Book Update: Here There Be Dragons


Book Update: Here There Be Dragons


It was inevitable. I have fallen behind on these posts. And now, here I am, writing frantically (I should really be asleep, for I must rise early tomorrow morning) at the close of Christmas Day to give you some sort of sense of what’s been going on in my strange world.

The third fable has begun. I have finished laying it out, and though a story always continues to evolve while you’re writing it (and sometimes even afterwards), I believe I have most everything that is of vast importance decided upon.

I have been delayed in the last few weeks by college work (networking, mostly) and holiday fiascos. But there were instances in there, a few of them, in which the rest of this story formed in my head.

I knew that going into this task of creating a book of fables there would have to be one that featured heavily a dragon. Why? Well, I adore dragons (they are undeniably the best mythical creature) and I have never really written one. At least, not in the traditional sense. And this dragon (whom I finally named Myrkrung because it seemed to be the only thing that fit) is nothing if not the greedy, proud, hyper masculine sort of creature that has been featured in countless tales spanning the yarn of time.

This fable is set up as a traditional one. It is about a dragon and a princess and a knight. But I have reversed some of the roles, and this has made the tale, if not unique, then, at least, fun.

The dragon in this tale does not serve as the enemy that must be destroyed at all costs to save the princess. That role falls to the knight. Indeed, the dragon is more of a neutral party in this story, for he is neither a hero nor a villain. He is merely a dragon, and therefore does merely dragon things.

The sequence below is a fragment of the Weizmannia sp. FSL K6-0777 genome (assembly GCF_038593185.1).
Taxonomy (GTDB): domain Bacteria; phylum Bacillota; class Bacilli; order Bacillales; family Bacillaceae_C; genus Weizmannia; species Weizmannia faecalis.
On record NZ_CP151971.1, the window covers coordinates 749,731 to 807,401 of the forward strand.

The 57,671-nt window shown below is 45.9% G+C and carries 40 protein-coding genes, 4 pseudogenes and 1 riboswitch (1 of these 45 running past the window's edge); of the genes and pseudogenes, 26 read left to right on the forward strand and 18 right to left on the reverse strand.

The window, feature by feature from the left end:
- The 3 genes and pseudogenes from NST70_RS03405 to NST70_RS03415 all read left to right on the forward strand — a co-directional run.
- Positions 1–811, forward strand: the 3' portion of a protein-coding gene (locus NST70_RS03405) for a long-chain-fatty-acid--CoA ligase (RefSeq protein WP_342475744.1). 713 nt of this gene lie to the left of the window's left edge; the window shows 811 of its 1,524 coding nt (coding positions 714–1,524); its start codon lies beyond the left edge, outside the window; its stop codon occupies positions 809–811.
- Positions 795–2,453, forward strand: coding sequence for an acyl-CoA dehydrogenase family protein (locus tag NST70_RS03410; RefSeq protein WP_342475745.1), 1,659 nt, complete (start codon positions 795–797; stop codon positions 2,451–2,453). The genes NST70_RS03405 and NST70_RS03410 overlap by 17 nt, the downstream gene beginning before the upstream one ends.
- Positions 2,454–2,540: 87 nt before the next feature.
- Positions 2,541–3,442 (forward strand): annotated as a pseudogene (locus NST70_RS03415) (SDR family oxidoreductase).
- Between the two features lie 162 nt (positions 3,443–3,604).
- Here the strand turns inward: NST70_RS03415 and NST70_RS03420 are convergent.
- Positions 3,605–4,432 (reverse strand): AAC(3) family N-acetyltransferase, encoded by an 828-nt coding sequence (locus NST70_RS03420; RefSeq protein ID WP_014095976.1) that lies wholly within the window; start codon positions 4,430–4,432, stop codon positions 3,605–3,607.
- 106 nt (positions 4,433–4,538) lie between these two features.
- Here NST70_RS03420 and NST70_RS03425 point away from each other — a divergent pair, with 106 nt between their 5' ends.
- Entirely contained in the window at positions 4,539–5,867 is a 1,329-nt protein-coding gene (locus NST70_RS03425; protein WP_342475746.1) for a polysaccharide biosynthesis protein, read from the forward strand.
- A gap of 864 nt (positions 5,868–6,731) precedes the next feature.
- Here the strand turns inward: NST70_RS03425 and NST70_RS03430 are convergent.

The knight, a betrayer of the king, is the true villain here. After winning his lord’s trust, he steals the princess and a special sword (called Galaburn, and which can penetrate dragon hyde), and he aims to end the king’s reign by a most diabolical method.

I also knew that I didn’t want another story with a passive princess—one who really, truly needs to be saved or else she shall perish. That not only makes for a boring character, but it of course sets up the archaic notion of the helpless woman, and we’re past that, whether my story takes place in ancient days (which it does) or not.

So this princess is cunning. She’s quick-witted and strong, and she’s fierce. Really, she is the one who ties the story together, and without her there would be no tale here at all. I wanted her to be subject to the hyper masculine, and to have it come at her full force in the form of the knight and the dragon, who are decidedly on fairly opposite sides of the moral spectrum. And then I wanted her to take the brunt of that hyper masculinity and flip it on its head and laugh at it.

And so she does. And I think it’s wondrous.

I am inspired, in some ways, for her character by that of Tolkien’s Éowyn, who famously defeated the Mouth of Sauron in single combat after dropping one of the most badass lines in literature.

If Tolkien’s Middle-earth, which hosts stories locked in a time far behind our current one, can contain such magnificently powerful female characters, then so can mine.

I am excited about how this story is coming together. I feel that it will be shorter than the second, and perhaps closer in length to the first, which was around 6,000 words.

So, yes. Fear not. I am still writing, and there are ideas aplenty in my head.

Oh! And for those of you who miraculously made it this far in the post, I have a short story coming out for Free Lit Magazine this January. It has nothing to do with my book at all, and is a contemporary telling of a teenager who goes to a party and winds up in the strangest game of Truth or Dare that there ever was.

I think it turned out well. So be sure to look for that.

Until next time, have a happy holidays!

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